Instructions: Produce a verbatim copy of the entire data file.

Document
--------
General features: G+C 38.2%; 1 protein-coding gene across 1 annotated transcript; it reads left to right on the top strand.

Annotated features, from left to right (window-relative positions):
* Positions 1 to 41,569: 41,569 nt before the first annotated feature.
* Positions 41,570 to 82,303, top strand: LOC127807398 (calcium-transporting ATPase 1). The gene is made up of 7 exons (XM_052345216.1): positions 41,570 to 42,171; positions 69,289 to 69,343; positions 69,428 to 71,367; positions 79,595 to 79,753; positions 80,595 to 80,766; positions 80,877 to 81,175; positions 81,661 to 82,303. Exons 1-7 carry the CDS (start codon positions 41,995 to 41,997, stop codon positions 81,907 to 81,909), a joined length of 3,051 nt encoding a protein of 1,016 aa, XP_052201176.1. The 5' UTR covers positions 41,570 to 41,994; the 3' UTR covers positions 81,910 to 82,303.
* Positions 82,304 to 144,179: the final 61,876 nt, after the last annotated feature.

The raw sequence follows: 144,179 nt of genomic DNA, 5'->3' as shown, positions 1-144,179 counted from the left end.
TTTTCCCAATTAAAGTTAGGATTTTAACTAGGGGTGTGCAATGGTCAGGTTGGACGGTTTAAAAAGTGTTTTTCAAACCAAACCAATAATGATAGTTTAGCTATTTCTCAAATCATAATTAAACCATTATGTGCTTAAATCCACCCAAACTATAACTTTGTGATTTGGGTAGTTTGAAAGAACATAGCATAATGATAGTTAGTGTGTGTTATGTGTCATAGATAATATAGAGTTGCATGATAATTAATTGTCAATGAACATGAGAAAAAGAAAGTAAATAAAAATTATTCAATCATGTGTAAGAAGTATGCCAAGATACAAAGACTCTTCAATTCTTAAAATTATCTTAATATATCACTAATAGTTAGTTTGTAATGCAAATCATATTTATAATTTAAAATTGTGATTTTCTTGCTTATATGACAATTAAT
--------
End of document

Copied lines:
General features: G+C 38.2%; 1 protein-coding gene across 1 annotated transcript; it reads left to right on the top strand.

Annotated features, from left to right (window-relative positions):
* Positions 1 to 41,569: 41,569 nt before the first annotated feature.
* Positions 41,570 to 82,303, top strand: LOC127807398 (calcium-transporting ATPase 1). The gene is made up of 7 exons (XM_052345216.1): positions 41,570 to 42,171; positions 69,289 to 69,343; positions 69,428 to 71,367; positions 79,595 to 79,753; positions 80,595 to 80,766; positions 80,877 to 81,175; positions 81,661 to 82,303. Exons 1-7 carry the CDS (start codon positions 41,995 to 41,997, stop codon positions 81,907 to 81,909), a joined length of 3,051 nt encoding a protein of 1,016 aa, XP_052201176.1. The 5' UTR covers positions 41,570 to 41,994; the 3' UTR covers positions 81,910 to 82,303.
* Positions 82,304 to 144,179: the final 61,876 nt, after the last annotated feature.

The raw sequence follows: 144,179 nt of genomic DNA, 5'->3' as shown, positions 1-144,179 counted from the left end.
TTTTCCCAATTAAAGTTAGGATTTTAACTAGGGGTGTGCAATGGTCAGGTTGGACGGTTTAAAAAGTGTTTTTCAAACCAAACCAATAATGATAGTTTAGCTATTTCTCAAATCATAATTAAACCATTATGTGCTTAAATCCACCCAAACTATAACTTTGTGATTTGGGTAGTTTGAAAGAACATAGCATAATGATAGTTAGTGTGTGTTATGTGTCATAGATAATATAGAGTTGCATGATAATTAATTGTCAATGAACATGAGAAAAAGAAAGTAAATAAAAATTATTCAATCATGTGTAAGAAGTATGCCAAGATACAAAGACTCTTCAATTCTTAAAATTATCTTAATATATCACTAATAGTTAGTTTGTAATGCAAATCATATTTATAATTTAAAATTGTGATTTTCTTGCTTATATGACAATTAAT